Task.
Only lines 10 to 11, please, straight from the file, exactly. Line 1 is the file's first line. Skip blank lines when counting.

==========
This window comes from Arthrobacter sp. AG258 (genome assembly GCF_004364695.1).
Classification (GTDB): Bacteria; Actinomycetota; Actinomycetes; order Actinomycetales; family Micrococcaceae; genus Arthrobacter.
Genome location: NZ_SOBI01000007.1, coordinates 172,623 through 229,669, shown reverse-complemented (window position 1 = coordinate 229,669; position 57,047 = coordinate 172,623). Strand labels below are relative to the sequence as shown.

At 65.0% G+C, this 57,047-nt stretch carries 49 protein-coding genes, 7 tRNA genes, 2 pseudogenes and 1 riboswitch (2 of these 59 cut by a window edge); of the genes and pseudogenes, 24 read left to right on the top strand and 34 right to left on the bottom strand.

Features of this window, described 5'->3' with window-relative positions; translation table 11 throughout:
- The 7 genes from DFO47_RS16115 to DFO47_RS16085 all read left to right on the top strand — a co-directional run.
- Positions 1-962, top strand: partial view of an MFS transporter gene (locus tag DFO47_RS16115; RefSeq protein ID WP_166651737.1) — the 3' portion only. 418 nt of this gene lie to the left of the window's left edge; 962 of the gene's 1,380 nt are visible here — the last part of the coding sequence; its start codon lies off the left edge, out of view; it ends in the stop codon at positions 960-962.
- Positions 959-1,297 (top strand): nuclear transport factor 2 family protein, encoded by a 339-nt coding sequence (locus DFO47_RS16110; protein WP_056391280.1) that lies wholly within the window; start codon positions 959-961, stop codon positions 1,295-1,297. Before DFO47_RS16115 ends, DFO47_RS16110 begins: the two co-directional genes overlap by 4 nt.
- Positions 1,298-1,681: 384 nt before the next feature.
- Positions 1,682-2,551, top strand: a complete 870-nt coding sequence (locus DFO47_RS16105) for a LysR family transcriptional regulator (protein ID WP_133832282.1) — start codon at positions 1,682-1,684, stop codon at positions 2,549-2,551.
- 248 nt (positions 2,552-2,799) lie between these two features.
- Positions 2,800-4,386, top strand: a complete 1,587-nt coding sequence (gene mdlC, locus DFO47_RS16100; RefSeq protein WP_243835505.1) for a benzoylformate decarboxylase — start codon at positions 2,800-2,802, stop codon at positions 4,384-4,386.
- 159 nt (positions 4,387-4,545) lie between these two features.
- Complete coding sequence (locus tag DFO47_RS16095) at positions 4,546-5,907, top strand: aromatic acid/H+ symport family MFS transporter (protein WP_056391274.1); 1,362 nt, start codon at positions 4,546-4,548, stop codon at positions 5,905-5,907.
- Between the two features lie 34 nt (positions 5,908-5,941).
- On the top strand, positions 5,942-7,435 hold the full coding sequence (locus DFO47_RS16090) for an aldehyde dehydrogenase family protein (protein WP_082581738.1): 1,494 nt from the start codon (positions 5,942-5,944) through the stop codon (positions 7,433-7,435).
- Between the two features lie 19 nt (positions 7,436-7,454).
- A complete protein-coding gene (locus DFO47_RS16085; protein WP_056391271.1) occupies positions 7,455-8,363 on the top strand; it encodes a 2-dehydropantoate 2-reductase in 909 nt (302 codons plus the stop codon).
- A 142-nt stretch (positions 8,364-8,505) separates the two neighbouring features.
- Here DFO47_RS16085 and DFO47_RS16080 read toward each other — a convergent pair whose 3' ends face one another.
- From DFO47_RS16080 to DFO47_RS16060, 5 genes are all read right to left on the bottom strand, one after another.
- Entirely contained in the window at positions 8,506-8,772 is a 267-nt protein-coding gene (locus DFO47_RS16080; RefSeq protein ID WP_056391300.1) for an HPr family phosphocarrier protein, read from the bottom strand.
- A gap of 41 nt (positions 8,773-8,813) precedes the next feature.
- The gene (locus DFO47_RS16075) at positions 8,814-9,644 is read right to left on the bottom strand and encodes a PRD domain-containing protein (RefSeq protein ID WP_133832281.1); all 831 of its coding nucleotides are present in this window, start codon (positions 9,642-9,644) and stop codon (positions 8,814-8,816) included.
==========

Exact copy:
- Positions 1,682-2,551, top strand: a complete 870-nt coding sequence (locus DFO47_RS16105) for a LysR family transcriptional regulator (protein ID WP_133832282.1) — start codon at positions 1,682-1,684, stop codon at positions 2,549-2,551.
- 248 nt (positions 2,552-2,799) lie between these two features.